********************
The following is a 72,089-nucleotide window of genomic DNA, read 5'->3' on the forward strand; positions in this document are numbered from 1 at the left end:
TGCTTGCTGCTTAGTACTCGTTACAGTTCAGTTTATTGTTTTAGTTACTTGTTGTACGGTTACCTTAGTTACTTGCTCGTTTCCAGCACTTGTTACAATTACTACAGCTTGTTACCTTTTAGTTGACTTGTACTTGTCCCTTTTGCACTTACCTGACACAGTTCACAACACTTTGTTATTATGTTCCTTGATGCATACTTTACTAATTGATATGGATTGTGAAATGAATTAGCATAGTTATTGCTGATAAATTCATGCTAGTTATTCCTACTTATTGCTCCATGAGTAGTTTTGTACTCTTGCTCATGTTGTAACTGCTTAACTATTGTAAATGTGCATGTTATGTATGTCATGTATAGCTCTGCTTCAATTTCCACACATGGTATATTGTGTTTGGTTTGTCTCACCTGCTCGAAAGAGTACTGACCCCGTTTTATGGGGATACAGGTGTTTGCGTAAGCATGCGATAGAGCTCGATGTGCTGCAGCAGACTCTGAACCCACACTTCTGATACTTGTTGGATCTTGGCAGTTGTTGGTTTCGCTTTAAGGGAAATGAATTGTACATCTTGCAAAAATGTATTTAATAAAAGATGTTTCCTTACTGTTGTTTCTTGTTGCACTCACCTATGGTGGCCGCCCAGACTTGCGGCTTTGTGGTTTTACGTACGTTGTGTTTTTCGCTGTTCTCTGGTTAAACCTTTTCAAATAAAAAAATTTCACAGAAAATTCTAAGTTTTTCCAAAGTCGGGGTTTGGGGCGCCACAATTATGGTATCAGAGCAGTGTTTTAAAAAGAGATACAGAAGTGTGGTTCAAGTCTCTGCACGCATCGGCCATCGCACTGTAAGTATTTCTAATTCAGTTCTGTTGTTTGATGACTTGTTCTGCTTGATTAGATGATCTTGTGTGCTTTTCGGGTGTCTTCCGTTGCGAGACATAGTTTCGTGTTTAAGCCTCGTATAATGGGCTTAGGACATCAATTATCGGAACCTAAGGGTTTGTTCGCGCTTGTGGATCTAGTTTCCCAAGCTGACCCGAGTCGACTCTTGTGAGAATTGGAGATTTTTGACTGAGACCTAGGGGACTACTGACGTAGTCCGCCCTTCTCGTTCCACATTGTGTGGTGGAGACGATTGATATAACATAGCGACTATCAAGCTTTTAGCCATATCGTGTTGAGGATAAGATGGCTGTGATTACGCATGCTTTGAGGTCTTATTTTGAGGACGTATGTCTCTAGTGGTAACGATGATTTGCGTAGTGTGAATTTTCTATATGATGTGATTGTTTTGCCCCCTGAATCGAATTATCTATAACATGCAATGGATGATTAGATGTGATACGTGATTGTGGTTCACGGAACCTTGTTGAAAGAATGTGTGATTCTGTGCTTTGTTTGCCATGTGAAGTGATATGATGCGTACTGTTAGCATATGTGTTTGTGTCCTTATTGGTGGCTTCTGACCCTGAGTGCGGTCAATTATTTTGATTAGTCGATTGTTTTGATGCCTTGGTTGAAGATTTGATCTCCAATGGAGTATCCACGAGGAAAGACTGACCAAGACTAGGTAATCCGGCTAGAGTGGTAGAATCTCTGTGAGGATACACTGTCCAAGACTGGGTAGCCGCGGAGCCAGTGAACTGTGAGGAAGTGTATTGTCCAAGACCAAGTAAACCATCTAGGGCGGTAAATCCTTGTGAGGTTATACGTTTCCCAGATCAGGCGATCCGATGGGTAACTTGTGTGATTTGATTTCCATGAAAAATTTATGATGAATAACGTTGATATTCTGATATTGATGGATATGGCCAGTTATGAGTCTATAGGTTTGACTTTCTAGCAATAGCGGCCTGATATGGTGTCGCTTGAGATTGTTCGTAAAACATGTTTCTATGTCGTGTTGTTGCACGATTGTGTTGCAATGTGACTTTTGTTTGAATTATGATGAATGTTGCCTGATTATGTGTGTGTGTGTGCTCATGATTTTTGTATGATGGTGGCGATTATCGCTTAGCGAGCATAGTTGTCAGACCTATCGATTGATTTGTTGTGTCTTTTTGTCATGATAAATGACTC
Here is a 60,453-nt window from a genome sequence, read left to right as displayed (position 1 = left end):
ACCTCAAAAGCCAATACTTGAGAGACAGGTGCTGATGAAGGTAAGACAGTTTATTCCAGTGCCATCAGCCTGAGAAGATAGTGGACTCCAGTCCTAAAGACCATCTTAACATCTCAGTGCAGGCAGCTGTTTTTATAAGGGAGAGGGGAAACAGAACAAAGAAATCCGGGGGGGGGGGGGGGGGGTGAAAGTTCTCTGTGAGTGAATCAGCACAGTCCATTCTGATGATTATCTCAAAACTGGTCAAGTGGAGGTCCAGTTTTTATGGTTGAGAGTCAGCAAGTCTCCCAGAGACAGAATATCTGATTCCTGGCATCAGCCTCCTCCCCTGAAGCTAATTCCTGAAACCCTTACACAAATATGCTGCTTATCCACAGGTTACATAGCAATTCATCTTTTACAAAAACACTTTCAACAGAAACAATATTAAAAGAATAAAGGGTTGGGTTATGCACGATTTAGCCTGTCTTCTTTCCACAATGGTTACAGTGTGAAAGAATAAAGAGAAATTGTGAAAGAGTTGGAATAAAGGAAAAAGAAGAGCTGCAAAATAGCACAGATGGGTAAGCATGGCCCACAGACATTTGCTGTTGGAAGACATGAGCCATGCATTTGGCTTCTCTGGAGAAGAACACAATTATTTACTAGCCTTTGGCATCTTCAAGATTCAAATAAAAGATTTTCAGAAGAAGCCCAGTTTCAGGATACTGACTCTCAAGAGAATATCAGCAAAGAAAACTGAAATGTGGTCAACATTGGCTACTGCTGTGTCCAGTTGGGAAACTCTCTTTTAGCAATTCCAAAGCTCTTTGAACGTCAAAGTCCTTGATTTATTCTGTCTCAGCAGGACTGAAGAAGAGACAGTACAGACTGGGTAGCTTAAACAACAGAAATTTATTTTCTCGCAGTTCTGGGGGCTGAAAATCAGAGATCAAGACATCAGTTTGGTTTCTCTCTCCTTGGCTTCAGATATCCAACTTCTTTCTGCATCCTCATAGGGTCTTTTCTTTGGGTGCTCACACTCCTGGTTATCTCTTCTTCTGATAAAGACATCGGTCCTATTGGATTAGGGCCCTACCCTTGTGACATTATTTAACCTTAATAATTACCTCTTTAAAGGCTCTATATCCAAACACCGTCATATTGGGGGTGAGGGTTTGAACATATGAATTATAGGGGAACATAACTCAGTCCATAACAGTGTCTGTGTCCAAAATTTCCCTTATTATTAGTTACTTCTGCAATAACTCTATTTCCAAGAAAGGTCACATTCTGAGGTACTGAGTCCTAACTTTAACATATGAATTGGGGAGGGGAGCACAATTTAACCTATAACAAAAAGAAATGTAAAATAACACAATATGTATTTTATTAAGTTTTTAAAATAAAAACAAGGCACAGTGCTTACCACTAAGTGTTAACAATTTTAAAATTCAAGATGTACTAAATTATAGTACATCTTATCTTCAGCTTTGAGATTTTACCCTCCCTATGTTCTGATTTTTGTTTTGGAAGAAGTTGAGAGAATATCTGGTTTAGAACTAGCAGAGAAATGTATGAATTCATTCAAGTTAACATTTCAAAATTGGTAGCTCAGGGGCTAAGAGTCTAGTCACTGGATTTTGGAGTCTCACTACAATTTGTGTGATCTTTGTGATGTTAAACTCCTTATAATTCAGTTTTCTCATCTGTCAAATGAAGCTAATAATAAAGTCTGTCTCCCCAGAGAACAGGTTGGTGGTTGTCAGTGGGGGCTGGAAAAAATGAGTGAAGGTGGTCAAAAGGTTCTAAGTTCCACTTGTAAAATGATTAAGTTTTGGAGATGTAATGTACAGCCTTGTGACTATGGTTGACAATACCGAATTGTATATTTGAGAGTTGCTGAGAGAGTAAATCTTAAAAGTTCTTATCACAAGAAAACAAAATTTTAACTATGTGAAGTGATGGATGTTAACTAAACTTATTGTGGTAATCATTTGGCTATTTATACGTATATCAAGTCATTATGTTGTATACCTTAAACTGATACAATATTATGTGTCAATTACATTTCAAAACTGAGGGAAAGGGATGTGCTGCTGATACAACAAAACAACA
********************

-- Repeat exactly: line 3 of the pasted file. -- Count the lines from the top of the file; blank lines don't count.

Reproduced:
Here is a 60,453-nt window from a genome sequence, read left to right as displayed (position 1 = left end):